Poor Richard--A 21-Ft. Skipjack-Type Power Cruiser

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  • Pub No.: 5372

by Weston Farmer

The Chesapeake skipjack hull is more noted for economy and ease of building than for good looks, but in Poor Richard, designer Weston Farmer has turned his talent for lovely boats to producing a skipjack with yachty lines. On one basic hull you can select an arrangement of your own choice.

Benjamin Franklin's proverb boy, Poor Richard, made great virtue of economy. Since economy is her greatest virtue I have christened this skipjack hull Poor Richard. Usually if one goes to the native builders on any great regional body of water he finds a-building there boats that are perfect for local conditions. This is true of the Chesapeake, which the writer knows well. The Bay is a varied body of water, shallow in spots, narrow in some, deep at places, and is both fresh and salt. The native boat of the Chesapeake is the diamond-bottom boat, grandfather of the modern V-bottom boat, and is called locally a skipjack. Skipjacks are good in fresh- and salt-water behavior. They love a chop, are fine in a wind, and drive easily. They are, moreover, very inexpensive to build. Now any boat that Father Neptune has liked as a type for hundreds of years is bound to make a good knockabout hull on which the back-yard boatbuilder may add his own private arrangement plan. To show the versatility of the type, I’ve drawn eight adaptations on the 21-foot hull for which the basic offsets and constructions plans are given.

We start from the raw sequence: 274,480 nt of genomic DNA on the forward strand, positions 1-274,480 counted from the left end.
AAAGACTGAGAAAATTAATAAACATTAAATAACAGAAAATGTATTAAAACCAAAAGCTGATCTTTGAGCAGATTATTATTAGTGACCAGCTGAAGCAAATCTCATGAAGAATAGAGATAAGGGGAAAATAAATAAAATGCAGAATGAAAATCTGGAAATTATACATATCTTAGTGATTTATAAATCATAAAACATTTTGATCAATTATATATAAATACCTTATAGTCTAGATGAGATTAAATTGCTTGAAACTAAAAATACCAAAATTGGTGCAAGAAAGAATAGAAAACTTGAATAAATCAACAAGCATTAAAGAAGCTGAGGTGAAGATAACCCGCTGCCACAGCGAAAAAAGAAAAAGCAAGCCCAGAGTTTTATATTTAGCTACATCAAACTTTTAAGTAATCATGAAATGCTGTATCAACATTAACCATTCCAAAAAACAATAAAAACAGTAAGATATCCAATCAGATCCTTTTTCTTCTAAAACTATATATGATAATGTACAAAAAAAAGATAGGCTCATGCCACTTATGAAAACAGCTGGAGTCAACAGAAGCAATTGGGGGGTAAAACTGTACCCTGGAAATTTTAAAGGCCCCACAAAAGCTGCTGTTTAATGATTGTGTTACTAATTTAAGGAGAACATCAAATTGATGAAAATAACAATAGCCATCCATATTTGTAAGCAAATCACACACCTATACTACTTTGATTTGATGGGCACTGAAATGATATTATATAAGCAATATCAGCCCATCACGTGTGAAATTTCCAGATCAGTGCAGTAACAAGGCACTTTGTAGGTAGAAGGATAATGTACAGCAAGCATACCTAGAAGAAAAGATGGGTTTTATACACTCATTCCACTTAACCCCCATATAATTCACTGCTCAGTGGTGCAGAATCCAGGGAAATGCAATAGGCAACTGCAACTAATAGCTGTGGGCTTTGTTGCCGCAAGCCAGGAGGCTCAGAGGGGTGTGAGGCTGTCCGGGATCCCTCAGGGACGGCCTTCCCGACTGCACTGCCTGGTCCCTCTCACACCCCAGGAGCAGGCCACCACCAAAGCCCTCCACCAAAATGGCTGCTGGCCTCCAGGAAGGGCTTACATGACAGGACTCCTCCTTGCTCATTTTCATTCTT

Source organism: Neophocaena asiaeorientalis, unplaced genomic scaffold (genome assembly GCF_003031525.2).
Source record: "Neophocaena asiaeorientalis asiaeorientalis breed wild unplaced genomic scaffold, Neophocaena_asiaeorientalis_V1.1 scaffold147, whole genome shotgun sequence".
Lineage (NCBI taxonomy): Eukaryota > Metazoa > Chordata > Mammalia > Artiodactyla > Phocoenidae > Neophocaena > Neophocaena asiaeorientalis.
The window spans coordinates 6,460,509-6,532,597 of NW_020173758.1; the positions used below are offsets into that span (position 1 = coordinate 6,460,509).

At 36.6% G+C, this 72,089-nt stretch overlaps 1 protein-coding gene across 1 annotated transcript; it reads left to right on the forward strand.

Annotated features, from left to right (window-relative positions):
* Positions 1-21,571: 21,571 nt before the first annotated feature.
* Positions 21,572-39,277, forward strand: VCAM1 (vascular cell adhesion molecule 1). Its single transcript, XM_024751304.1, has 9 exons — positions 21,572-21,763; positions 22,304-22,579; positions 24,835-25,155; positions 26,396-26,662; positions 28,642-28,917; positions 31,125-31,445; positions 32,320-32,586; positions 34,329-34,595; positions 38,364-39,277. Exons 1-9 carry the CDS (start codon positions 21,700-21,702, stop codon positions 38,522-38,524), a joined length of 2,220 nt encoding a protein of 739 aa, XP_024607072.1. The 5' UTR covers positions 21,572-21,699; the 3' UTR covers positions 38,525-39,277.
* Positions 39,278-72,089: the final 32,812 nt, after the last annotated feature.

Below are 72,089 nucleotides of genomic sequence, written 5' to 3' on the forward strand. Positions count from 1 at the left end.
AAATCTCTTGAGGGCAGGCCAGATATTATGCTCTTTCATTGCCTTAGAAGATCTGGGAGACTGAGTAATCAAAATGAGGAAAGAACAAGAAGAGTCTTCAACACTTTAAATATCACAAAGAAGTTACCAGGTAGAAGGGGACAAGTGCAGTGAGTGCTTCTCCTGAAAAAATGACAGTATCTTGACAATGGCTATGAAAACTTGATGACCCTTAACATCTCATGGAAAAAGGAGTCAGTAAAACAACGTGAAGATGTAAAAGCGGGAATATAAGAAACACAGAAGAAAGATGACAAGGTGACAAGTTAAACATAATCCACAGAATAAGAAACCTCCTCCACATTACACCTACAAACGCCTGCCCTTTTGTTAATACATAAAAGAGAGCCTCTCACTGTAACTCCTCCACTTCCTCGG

12 pages, 3 plate(s)

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